If a portion of the load on rod 1 should be dumped off, or if the load otherwise becomes lighter than the force exerted by compressed spring 3, then piston-valve 4 would shift to the neutral position. The pressure being bled off through line 17 no longer acts on area 25. Therefore, rod 1 retracts faster, under light positive loads, again reducing waste of time under low load conditions.

There is a slight volume differential between chambers 21 and 22, or a slight difference between their rates of change as cylinder piston 5 moves relative to piston-valve 4 and cylinder closures 21a and 22a. This is due to the volume occupied by actuator rod 1 inside of chamber 22. This differential may be accommodated in several well-known ways, such as by valving, or an accumulator as diagrammatically illustrated at 22b, or other.

As it is being retracted, rod 1 may undergo a negative loading and, instead of pushing, it may pull the load toward the assembly. Under these conditions pressurized fluid is introduced into chamber 20 through line 18. Under light load conditions ports 9 and 10 are closed and rod l is retracted rapidly a low force. However, if the load becomes large piston-valve 4 compresses spring 2. Passages 11 and 12 become aligned with ports 9 and 10 thereby introducing pressurized fluid to the right side of piston-valve 4. Here again the overall piston area is thereby increased and the force available for retraction of rod 1 is increased although the speed is decreased. When the negative force on rod 1 drops below the force exerted by spring 2 piston-valve 4 again automatically shifts to achieve low pressure-high speed movement of rod 1 and the load being actuated thereby.

FIG. 2 illustrates a modification wherein fluid is first introduced into the inner cylinder instead of the outer cylinder as in FIG. I. Fluid in chamber 21' presses against face 25 and rapidly advances actuator rod 1' through the intermediary of spring 2', cylinder piston 5' and yoke 1".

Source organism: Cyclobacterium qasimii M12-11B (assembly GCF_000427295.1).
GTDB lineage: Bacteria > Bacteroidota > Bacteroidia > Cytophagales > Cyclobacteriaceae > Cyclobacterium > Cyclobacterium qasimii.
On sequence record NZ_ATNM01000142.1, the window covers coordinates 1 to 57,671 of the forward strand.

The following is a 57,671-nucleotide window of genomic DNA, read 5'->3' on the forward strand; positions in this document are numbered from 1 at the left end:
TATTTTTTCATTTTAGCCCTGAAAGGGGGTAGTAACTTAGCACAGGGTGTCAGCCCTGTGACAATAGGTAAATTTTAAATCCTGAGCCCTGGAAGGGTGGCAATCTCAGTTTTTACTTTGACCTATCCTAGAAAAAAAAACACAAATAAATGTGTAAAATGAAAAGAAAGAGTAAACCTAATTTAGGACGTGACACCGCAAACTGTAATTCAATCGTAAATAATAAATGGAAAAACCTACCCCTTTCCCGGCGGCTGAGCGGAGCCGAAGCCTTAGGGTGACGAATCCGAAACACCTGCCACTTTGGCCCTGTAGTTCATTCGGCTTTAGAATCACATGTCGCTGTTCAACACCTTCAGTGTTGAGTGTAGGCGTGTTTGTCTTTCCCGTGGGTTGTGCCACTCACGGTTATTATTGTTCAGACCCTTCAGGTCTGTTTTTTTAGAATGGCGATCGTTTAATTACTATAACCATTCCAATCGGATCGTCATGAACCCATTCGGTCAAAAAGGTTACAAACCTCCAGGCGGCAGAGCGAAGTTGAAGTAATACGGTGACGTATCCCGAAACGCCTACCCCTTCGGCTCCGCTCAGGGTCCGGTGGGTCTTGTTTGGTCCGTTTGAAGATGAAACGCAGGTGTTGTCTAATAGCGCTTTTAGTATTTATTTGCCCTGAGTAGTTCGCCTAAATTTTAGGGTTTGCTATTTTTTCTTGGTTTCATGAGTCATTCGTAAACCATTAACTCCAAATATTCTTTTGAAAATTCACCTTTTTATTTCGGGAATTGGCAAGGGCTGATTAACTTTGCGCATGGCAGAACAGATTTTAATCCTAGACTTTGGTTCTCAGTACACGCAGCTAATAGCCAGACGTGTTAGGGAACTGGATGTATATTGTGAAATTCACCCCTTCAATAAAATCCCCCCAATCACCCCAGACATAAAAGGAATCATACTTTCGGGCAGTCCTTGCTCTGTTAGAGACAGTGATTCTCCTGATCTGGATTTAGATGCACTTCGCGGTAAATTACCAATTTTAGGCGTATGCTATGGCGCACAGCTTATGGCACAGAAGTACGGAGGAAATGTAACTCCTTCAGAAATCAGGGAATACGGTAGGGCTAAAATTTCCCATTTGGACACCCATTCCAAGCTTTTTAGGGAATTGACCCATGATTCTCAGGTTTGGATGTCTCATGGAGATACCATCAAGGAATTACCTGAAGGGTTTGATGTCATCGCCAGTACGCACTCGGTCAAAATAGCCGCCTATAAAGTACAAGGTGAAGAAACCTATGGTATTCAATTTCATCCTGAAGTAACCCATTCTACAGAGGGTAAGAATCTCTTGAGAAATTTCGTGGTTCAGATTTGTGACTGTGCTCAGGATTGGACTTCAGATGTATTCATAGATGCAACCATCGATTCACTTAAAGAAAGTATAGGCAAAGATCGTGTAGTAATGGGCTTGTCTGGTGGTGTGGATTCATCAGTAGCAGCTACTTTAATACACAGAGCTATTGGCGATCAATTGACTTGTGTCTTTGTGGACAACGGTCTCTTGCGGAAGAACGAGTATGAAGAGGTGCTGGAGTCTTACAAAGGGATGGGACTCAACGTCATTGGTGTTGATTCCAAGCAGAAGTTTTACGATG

When rod 1' meets a load greater than the force of spring 2' piston-valve 4 continues forward compressing spring 2' but cylinder piston 5' pauses. Fluid from chamber 20' flows through ports 28, 29, passagesIS' 16', and ports 26, 27 to chamber 19'. Change of volume differential between chambers 19 and 20 may be accommodated by accumulator 226. As piston-valve 4' shifts, passages 13' and 14' come into registration with ports 26 and 27 and permit pressurized fluid to pass out into chamber 19 to act against additional piston areas 23' and 24'. This automatically yields greater increased force, although at a slower rage of movement. Fluid in chamber 20' passes out through ports 32, 33 and passages 11 and 12 to chamber 22' and line 18.

Retraction to rod 1 in FIG. 2 is brought about by lowering the pressure in line 17' while pressurizing line 18. The sequence of events and advantages are similar to those described in detail in regard to FIG. 1.

FIG. 3 illustrates a modification wherein two more-or-less conventional piston-cylinders are teamed up to achieve results similar to those achieved in the FIG. 1 and FIG. 2 modifications. Cylinders 35 and 36 have pistons and piston rods 37 and 38 projecting therefrom, interconnected by crosshead 39 driving actuator rod 40. At the opposite end attachment member 41 is connected to a valve member 42, spring urged to a neutral position by opposing compression springs 43 and 44. Valve body member 45 contains passages 46, 47, 48 and 49. Valve member 42 (as illustrated in FIGS. 4 and contains passages 50, 51, 52, 53 and 54. The chambers of cylinder 35 are designated 55 and '56 while those of cylinder 36 are designated 57 and 58. Fluid is supplied and expelled through lines'59 and 60. Chambers 57 and 58 are connected to valve body ports 47 and 49 by lines 61 and 62. As piston rod 3% is reciprocated the rate of volume change in chambers 57 and 58 is unequal because of piston rod 38 in chamber 58. If the fluid being used is a noncompressible liquid an accumulator 63 may be provided, or suitable valving may be used, or other weliknown expedient may be utilized to compensate for this difference in volumes.